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Program to Maintain and Update Groundwater Models

Groundwater flow in the New Jersey Coastal Plain

By Mary Martin

Map of the model's study area

STATUS: Superseded by RASA-98

MODEL VERSION/TYPE: MODFLOW-96, steady state and transient

AREA STUDIED: New Jersey Coastal Plain

AQUIFERS SIMULATED: 10 regional New Jersey Coastal Plain aquifers


MODEL SIZE: 10 layers, 29 rows, 51 columns

MINIMUM GRID SPACING:2.5 miles x 2.5 miles

REPORT SERIES AND NUMBER: USGS Professional Paper 1404-H

REPORT URL: USGS Proffessional Paper 1404-H


Download this set of model files Original RASA model not available. See RASA-98.

Report Abstract

Groundwater flow was simulated in 10 aquifers and 9 intervening confining units of the New Jersey Coastal Plain, which consists of unconsolidated gravel, sand, silt, and clay of early Cretaceous to Holocene age. A multilayer finite-difference model was used to simulate both prepumping steady-state conditions and transient conditions from 1896 through 1980. Model calibration indicates that the highest transmissivity, greater than 10,000 feet squared per day, is in Camden and Gloucester Counties in the three Potomac-Raritan-Magothy aquifers; in Monmouth and Ocean Counties in the middle Potomac-Raritan-Magothy aquifer; in Atlantic and Cape May Counties in the confined Kirkwood aquifer; and in Ocean, Burlington, Atlantic, and Cape May Counties in the lower and upper Kirkwood-Cohansey aquifers. Confining-unit vertical leakance is highest, greater than 1x103 feet per day per foot, in updip areas and lowest, less than 1x105 feet per day per foot, in downdip areas.

Sensitivity analyses show that the model was useful in refining initial estimates of transmissivity and confining unit vertical leakance near the major cones of depression, and that the assumptions associated with the lateral and downdip boundary conditions do not seriously limit the usefulness of the model results. However, simulated water levels near the major cones of depression, in several aquifers, are fairly sensitive to parts of the model framework, including confining-unit characteristics along the outcrop of the Potomac-Raritan-Magothy aquifers, the updip limit of the confined Kirkwood aquifer, and the downdip limit of the upper and lower sand units of the Englishtown aquifer system.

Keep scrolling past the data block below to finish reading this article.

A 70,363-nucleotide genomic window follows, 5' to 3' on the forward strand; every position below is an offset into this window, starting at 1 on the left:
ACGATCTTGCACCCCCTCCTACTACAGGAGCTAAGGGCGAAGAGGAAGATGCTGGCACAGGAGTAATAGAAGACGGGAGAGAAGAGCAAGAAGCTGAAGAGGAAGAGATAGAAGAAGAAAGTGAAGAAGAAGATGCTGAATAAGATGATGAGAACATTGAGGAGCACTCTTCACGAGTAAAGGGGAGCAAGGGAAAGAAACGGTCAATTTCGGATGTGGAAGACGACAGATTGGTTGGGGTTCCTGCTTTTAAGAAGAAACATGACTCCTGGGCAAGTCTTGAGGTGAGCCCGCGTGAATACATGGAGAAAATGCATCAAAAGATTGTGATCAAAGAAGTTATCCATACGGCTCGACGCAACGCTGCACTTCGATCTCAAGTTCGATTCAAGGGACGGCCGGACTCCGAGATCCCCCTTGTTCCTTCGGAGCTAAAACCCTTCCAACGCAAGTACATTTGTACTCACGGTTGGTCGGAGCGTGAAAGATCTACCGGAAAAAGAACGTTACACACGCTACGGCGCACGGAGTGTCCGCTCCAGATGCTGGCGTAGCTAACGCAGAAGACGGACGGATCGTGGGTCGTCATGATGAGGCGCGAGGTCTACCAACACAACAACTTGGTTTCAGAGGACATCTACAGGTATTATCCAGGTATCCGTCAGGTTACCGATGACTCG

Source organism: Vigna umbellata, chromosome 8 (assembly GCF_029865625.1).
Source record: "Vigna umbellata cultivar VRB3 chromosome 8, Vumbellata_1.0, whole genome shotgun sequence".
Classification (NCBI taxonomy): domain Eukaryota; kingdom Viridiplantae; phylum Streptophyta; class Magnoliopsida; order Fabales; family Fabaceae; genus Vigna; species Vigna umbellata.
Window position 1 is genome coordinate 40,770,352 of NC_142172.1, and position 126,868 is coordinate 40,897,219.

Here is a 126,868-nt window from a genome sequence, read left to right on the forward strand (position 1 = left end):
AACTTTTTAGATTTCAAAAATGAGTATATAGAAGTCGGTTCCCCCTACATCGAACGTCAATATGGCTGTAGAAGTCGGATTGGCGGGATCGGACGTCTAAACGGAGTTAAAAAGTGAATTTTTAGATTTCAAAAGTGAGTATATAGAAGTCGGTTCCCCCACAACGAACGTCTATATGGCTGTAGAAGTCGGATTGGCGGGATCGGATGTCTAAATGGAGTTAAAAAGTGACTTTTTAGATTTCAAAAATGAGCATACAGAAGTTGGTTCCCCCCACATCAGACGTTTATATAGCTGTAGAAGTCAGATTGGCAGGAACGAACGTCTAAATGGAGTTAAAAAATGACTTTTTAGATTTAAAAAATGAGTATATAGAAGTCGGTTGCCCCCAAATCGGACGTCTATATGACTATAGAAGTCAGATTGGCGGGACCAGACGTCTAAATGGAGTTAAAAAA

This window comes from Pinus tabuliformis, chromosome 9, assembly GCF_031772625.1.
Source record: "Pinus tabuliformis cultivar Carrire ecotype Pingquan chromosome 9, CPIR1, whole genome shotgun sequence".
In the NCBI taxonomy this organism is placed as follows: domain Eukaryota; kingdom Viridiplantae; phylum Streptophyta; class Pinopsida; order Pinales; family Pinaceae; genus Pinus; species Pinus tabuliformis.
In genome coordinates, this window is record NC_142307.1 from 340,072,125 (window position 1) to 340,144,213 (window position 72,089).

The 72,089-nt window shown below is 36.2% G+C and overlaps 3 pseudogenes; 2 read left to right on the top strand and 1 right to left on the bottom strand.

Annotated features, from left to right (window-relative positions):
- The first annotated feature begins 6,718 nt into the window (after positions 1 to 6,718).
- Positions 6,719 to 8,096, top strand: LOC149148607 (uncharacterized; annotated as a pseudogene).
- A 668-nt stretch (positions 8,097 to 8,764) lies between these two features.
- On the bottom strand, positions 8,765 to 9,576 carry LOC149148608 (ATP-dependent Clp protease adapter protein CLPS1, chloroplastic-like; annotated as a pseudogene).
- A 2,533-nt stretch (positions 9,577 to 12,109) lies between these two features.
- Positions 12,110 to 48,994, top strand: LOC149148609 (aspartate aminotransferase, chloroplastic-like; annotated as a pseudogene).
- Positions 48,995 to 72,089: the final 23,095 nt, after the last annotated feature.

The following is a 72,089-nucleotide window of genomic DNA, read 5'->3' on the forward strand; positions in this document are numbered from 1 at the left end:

Calibration and sensitivity analysis also show that aquifer storage coefficients are about 1x104, except in downdip areas of the Potomac-Raritan-Magothy aquifers, where they may be as much as eight times higher. Confining-unit specific storage is about 6x106 per foot. Areas near the center of the major cones of depression in the Potomac-Raritan-Magothy, Englishtown, Wenonah-Mount Laurel, and Kirkwood-Cohansey aquifers approximate steady-state conditions in 1981. However, downdip and offshore areas are under transient-flow conditions. Simulated changes in water levels along the saltwater- freshwater interface boundary (the occurrence of groundwater with greater than 10,000 milligrams per liter chloride concentrations) indicate that the lower Potomac-Raritan-Magothy aquifer and the confined Kirkwood aquifer have the greatest potential for movement of the interface. However, simulated hydraulic gradients within the aquifers near the interface boundary cannot be used to quantify movement of the interface. The simulated sources of water to wells in 1978 include 3 percent from aquifer storage, 3 percent from boundary flows, 4 percent from the ocean and bays, and 90 percent from decreased discharge to or increased recharge from streams--that is, a reduction in streamflow.

The prepumping regional flow system recharged in upland areas in Mercer, Middlesex, and western Monmouth Counties; in western Ocean and central Burlington Counties; and in central Gloucester and Camden Counties and discharged to the Atlantic Ocean, Delaware River, Delaware Bay, Raritan Bay, and large rivers in the Coastal Plain. Under pumping conditions, regional cones of depression formed in the three Potomac-Raritan-Magothy aquifers, Englishtown aquifer, Wenonah-Mount Laurel aquifer, and the confined Kirkwood aquifer.

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